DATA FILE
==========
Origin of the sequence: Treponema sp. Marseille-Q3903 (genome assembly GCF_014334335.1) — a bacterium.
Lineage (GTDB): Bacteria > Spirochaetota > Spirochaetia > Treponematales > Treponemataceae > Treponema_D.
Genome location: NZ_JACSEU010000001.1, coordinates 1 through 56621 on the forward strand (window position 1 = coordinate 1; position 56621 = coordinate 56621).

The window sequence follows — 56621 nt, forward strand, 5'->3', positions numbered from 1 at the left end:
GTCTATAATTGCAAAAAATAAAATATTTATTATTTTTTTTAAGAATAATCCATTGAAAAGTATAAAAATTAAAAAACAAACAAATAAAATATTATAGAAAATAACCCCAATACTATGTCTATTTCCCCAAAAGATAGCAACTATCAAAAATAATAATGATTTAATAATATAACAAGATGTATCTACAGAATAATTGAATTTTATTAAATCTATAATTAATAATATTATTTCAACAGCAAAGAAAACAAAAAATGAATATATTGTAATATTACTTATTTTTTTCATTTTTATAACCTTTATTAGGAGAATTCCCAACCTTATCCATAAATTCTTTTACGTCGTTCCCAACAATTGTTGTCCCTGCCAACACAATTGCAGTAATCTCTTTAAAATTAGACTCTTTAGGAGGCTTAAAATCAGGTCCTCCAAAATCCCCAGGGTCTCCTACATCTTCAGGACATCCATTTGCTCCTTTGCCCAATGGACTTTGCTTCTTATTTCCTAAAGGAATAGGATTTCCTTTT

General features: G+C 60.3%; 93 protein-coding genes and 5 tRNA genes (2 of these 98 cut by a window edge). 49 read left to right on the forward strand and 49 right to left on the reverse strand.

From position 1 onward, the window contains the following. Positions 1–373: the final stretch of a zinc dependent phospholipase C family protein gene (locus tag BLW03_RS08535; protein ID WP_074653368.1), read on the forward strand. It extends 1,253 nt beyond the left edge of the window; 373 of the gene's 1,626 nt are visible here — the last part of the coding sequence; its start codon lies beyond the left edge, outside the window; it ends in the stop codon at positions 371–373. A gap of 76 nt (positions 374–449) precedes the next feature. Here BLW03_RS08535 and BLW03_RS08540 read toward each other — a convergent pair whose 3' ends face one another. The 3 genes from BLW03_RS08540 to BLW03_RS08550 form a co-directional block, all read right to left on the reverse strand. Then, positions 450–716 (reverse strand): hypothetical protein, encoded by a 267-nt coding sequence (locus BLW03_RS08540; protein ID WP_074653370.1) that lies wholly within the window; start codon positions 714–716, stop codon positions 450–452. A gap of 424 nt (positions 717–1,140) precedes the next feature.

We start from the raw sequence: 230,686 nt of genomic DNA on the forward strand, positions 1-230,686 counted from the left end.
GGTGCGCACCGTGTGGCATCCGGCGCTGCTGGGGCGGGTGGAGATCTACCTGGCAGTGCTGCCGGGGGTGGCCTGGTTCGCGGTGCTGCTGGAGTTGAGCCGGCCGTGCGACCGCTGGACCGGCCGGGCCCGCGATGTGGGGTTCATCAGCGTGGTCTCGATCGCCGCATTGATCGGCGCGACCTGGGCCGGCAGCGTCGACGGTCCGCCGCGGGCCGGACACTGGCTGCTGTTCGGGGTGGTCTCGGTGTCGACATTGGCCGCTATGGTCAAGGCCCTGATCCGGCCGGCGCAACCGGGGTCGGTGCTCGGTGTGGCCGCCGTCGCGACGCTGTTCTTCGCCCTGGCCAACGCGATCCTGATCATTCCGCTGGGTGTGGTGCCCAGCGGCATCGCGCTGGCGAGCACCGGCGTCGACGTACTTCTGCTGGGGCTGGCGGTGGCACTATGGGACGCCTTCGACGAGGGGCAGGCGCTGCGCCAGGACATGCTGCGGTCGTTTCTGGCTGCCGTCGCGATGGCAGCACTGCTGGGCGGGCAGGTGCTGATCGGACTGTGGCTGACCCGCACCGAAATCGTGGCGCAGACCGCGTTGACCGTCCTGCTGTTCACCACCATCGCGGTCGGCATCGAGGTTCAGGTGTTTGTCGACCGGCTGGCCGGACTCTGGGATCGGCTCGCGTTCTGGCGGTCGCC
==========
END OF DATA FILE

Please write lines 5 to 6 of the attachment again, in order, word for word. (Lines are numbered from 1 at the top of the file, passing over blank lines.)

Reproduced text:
GTCTATAATTGCAAAAAATAAAATATTTATTATTTTTTTTAAGAATAATCCATTGAAAAGTATAAAAATTAAAAAACAAACAAATAAAATATTATAGAAAATAACCCCAATACTATGTCTATTTCCCCAAAAGATAGCAACTATCAAAAATAATAATGATTTAATAATATAACAAGATGTATCTACAGAATAATTGAATTTTATTAAATCTATAATTAATAATATTATTTCAACAGCAAAGAAAACAAAAAATGAATATATTGTAATATTACTTATTTTTTTCATTTTTATAACCTTTATTAGGAGAATTCCCAACCTTATCCATAAATTCTTTTACGTCGTTCCCAACAATTGTTGTCCCTGCCAACACAATTGCAGTAATCTCTTTAAAATTAGACTCTTTAGGAGGCTTAAAATCAGGTCCTCCAAAATCCCCAGGGTCTCCTACATCTTCAGGACATCCATTTGCTCCTTTGCCCAATGGACTTTGCTTCTTATTTCCTAAAGGAATAGGATTTCCTTTT

General features: G+C 60.3%; 93 protein-coding genes and 5 tRNA genes (2 of these 98 cut by a window edge). 49 read left to right on the forward strand and 49 right to left on the reverse strand.